Tag Archives: New York City nature

NYC’s Most Naturally Sexy Women



Naturalist Lesie Day leads a winter tour in Fort Tryon Park, recently voted the City’s most tranquil spot.

The cast of characters in the natural world of New York City includes islands, rivers, swamps and forests as well as Leslie Day, Ph.D.  A naturalist whose passion is the nature of the City, Dr. Day earned a doctorate in science education from Columbia University and worked for decades as a science teacher in the City.


A resident of the 79th Street Boat Basin for almost 40 years and now retired from teaching, Dr. Day continues to educate New Yorkers about the natural world that is the City.  She is now devoted to writing books and leading nature walks throughout the City’s five boroughs.

Dr. Day’s recent tour of Fort Tryon Park in upper Manhattan included a cast of New York City female protagonists that are waiting for spring to return before revealing their star creations to the City.

These included the yucca plant that Dr. Day reveals is a perennial shrub with a very specialized, pollination system.  Pollinated uniquely by yucca moths, the insect purposefully transfers the pollen from the (male) stamens of one plant to the (female) stigma of another by rolling the pollen into a ball and carrying it under her chin to make her deposit, a sort of New York-style schlep, creating a strange and wonderful courtship and consummation, insect-style.


A yucca growing on a rocky outcrop in Fort Tryon Park.

At the same time, the moth lays an egg in the flower.  The moth larva feeds on some of the developing seeds.  But it leaves enough seed to perpetuate the yucca.  Nice work, ladies.  We’ll see you in the spring.

Dr. Day also pointed out a walnut-sized egg mass belonging to a praying mantis.  Clinging to a branch, and visible due to the lack of foliage during the winter, the insects deposit eggs in insulated sacs.  Awaiting the return of spring, the eggs spend the winter safely inside.

Masters of camouflage, the insects are hard to spot during warmer months.  Seeing the egg sac was a chance to get up close and personal with the ladies, who have a fearsome reputation in the world of animal sex – that of biting off the heads of their mates.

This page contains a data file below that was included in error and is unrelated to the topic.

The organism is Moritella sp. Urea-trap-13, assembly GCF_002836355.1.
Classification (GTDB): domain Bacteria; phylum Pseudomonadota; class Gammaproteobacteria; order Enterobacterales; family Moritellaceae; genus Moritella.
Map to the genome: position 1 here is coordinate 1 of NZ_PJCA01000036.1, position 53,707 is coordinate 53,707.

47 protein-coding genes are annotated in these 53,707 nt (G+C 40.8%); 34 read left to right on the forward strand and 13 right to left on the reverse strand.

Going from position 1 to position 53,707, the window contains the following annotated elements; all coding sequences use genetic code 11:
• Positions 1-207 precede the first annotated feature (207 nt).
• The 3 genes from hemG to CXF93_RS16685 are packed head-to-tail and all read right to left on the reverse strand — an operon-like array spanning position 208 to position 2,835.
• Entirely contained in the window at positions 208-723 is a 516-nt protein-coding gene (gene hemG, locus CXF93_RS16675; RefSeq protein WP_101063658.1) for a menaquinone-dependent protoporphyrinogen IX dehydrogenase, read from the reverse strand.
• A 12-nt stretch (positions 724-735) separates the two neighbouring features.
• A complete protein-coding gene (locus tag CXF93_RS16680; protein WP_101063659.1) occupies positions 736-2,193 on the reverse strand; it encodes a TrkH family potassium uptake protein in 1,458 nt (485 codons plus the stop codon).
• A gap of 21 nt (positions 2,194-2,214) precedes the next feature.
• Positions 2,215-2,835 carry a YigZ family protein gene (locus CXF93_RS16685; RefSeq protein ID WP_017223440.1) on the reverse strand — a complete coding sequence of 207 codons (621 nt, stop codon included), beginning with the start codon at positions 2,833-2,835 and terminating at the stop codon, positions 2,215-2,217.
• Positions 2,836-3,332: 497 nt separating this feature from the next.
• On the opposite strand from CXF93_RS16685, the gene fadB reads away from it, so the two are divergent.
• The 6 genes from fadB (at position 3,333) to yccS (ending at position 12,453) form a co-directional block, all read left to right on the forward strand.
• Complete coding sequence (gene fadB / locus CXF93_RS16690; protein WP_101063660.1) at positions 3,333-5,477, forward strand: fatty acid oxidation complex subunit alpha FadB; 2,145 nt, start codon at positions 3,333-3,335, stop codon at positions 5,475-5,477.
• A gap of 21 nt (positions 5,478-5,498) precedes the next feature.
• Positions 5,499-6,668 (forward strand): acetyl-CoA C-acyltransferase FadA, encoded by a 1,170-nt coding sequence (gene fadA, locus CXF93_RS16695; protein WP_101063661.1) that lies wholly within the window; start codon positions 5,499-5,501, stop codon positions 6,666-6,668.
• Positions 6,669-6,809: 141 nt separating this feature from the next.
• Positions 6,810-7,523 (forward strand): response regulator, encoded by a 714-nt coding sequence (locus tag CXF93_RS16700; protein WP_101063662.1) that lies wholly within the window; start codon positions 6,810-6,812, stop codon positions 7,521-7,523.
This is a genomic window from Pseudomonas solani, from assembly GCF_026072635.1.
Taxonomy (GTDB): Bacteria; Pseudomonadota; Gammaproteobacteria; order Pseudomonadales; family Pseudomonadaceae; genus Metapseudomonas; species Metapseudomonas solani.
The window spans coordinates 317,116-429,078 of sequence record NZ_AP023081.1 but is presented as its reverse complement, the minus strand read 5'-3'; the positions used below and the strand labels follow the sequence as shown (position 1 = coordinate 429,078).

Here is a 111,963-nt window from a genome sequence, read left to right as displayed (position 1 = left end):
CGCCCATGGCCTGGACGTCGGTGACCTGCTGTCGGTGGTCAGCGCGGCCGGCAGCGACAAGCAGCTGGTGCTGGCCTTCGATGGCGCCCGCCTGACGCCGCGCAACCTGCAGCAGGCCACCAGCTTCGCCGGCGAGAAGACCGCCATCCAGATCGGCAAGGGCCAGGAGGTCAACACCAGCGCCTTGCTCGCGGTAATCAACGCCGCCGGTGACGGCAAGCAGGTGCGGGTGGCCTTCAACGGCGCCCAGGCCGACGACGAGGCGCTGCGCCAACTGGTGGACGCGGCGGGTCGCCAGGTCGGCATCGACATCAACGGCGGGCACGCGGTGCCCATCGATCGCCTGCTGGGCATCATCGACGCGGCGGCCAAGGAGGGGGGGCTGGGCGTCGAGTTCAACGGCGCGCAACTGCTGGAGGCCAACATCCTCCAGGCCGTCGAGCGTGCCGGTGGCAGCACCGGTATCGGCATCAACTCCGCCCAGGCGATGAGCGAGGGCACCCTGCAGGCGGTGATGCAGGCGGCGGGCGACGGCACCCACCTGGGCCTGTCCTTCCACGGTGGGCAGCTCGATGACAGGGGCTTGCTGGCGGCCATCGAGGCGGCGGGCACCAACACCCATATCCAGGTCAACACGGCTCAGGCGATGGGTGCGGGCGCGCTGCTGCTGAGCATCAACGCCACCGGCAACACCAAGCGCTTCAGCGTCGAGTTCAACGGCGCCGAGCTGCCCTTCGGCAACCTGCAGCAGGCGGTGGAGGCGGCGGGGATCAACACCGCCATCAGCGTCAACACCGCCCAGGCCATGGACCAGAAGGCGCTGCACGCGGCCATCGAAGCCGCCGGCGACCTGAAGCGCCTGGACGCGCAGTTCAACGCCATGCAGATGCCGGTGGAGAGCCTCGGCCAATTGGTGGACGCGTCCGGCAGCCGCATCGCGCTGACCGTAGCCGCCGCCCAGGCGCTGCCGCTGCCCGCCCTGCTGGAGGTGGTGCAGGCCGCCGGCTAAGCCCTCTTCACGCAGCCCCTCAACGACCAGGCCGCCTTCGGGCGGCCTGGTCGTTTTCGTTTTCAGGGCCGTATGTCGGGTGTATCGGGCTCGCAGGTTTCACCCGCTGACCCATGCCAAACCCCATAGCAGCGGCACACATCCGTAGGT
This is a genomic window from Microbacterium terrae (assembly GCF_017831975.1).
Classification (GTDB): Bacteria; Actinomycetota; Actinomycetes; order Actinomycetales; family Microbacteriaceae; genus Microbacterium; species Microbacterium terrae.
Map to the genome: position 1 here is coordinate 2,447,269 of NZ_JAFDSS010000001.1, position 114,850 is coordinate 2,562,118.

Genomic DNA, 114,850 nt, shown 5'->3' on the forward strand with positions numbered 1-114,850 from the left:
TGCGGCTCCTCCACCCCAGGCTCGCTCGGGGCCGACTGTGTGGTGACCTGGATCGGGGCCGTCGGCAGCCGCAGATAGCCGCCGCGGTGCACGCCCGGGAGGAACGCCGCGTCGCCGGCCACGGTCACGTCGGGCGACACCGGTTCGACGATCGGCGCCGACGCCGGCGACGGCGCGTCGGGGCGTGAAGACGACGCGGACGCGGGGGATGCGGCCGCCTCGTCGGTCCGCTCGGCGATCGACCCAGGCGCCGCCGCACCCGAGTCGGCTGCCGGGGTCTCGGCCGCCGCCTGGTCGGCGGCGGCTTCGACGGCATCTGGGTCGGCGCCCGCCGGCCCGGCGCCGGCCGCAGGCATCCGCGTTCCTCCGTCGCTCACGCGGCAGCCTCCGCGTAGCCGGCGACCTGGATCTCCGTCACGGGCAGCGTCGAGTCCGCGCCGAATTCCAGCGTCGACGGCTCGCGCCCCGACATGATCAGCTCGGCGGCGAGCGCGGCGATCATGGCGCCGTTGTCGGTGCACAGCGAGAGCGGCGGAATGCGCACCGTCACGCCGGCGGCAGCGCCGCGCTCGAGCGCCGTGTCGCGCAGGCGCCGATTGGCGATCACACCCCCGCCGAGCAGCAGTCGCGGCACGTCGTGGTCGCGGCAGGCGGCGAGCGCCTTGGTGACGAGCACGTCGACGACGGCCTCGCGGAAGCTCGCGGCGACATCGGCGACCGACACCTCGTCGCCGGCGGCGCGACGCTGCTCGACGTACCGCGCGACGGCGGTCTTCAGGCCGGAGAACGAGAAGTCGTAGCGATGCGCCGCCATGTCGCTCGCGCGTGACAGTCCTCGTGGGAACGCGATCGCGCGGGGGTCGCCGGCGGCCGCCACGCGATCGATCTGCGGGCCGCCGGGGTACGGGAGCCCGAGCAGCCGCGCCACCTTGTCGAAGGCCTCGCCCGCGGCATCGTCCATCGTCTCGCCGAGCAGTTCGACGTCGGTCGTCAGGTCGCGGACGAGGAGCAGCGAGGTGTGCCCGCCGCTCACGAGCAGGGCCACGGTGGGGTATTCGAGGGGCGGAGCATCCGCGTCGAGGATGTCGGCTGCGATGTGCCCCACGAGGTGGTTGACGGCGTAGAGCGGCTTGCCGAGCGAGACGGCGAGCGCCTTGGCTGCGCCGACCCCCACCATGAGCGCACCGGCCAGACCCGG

Praying mantis eggs in an insulated egg sac or “oothecae” await the warm weather before hatching.

Dr. Day began the tour with a walk through the renowned Heather Garden.  Here, various species of heather made a delightful display, showing their colors through the white snow on the ground.


This little lady, with a necklace of heather and a hydrangea hat, charmed us all as Dr. Day described the the origins of the gardens, the various species under cultivation and the pleasures that await the coming of warmer weather.  It seemed evident to us all that she understood the romance of the Heather Garden and the romantic actions of flora and fauna around her.


A little snow lady adorned in her winter best lady greets visitors in the Heather Garden.

With Valentines’ Day just around the corner, we wanted to make sure everything was all lined up.  So, we’re sharing this final video from Hudson Heights resident and sex therapist, Dr. Ruth Westheimer, to make absolutely sure.


Leslie Day is the author of Field Guide to the Natural World of New York City, Field Guide to the Street Trees of New York City, and Field Guide to the Neighborhood Birds of New York City.